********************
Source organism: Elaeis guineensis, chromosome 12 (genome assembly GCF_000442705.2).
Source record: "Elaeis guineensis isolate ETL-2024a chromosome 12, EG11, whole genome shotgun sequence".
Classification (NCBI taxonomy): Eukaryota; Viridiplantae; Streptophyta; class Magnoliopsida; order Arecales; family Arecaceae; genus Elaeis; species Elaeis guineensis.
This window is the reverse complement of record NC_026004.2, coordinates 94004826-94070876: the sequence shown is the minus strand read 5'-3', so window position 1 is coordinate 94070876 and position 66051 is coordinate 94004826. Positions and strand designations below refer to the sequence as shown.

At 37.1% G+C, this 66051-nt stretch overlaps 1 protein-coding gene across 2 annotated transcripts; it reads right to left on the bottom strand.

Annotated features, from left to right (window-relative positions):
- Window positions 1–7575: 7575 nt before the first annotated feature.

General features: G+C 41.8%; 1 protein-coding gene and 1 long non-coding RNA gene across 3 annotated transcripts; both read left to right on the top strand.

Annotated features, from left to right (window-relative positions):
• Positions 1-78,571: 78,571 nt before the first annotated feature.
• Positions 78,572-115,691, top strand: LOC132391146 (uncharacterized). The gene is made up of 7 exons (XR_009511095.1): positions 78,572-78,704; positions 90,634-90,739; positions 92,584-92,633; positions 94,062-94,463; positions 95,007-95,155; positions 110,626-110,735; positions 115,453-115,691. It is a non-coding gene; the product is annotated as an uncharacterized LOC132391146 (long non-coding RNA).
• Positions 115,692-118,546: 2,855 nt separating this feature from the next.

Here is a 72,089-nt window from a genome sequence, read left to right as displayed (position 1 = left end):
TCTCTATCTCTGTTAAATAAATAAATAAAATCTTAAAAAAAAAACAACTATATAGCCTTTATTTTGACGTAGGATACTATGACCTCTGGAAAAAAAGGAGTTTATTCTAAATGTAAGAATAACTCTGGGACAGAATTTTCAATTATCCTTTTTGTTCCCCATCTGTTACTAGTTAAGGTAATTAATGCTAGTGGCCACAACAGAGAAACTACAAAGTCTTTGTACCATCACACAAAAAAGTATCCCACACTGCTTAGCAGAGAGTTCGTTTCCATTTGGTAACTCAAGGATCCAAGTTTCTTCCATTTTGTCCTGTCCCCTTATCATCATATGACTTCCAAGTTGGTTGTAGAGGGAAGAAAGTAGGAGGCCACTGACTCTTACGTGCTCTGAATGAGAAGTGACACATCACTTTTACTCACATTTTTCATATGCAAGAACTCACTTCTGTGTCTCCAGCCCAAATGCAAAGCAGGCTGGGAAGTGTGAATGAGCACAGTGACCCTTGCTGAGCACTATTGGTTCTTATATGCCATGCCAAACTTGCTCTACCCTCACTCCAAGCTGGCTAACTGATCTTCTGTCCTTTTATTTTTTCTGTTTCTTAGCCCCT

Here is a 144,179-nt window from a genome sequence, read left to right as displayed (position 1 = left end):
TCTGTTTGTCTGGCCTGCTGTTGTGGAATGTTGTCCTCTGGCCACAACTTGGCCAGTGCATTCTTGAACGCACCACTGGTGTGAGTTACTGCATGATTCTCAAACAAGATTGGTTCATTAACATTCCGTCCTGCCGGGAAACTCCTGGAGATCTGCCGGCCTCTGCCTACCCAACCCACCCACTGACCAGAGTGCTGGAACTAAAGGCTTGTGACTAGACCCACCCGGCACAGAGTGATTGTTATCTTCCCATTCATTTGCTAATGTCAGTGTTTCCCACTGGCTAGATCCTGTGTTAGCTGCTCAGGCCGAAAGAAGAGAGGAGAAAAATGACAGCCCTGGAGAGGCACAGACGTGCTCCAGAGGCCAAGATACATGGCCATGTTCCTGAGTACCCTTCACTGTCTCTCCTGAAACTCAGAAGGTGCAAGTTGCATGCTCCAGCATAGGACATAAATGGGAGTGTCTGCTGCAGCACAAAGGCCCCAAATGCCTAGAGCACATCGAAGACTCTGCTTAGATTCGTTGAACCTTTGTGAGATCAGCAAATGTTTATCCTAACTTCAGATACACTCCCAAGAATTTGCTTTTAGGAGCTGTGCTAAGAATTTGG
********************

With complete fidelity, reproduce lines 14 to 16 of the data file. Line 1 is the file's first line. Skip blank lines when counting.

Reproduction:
TCTCTATCTCTGTTAAATAAATAAATAAAATCTTAAAAAAAAAACAACTATATAGCCTTTATTTTGACGTAGGATACTATGACCTCTGGAAAAAAAGGAGTTTATTCTAAATGTAAGAATAACTCTGGGACAGAATTTTCAATTATCCTTTTTGTTCCCCATCTGTTACTAGTTAAGGTAATTAATGCTAGTGGCCACAACAGAGAAACTACAAAGTCTTTGTACCATCACACAAAAAAGTATCCCACACTGCTTAGCAGAGAGTTCGTTTCCATTTGGTAACTCAAGGATCCAAGTTTCTTCCATTTTGTCCTGTCCCCTTATCATCATATGACTTCCAAGTTGGTTGTAGAGGGAAGAAAGTAGGAGGCCACTGACTCTTACGTGCTCTGAATGAGAAGTGACACATCACTTTTACTCACATTTTTCATATGCAAGAACTCACTTCTGTGTCTCCAGCCCAAATGCAAAGCAGGCTGGGAAGTGTGAATGAGCACAGTGACCCTTGCTGAGCACTATTGGTTCTTATATGCCATGCCAAACTTGCTCTACCCTCACTCCAAGCTGGCTAACTGATCTTCTGTCCTTTTATTTTTTCTGTTTCTTAGCCCCT

Here is a 144,179-nt window from a genome sequence, read left to right as displayed (position 1 = left end):
TCTGTTTGTCTGGCCTGCTGTTGTGGAATGTTGTCCTCTGGCCACAACTTGGCCAGTGCATTCTTGAACGCACCACTGGTGTGAGTTACTGCATGATTCTCAAACAAGATTGGTTCATTAACATTCCGTCCTGCCGGGAAACTCCTGGAGATCTGCCGGCCTCTGCCTACCCAACCCACCCACTGACCAGAGTGCTGGAACTAAAGGCTTGTGACTAGACCCACCCGGCACAGAGTGATTGTTATCTTCCCATTCATTTGCTAATGTCAGTGTTTCCCACTGGCTAGATCCTGTGTTAGCTGCTCAGGCCGAAAGAAGAGAGGAGAAAAATGACAGCCCTGGAGAGGCACAGACGTGCTCCAGAGGCCAAGATACATGGCCATGTTCCTGAGTACCCTTCACTGTCTCTCCTGAAACTCAGAAGGTGCAAGTTGCATGCTCCAGCATAGGACATAAATGGGAGTGTCTGCTGCAGCACAAAGGCCCCAAATGCCTAGAGCACATCGAAGACTCTGCTTAGATTCGTTGAACCTTTGTGAGATCAGCAAATGTTTATCCTAACTTCAGATACACTCCCAAGAATTTGCTTTTAGGAGCTGTGCTAAGAATTTGG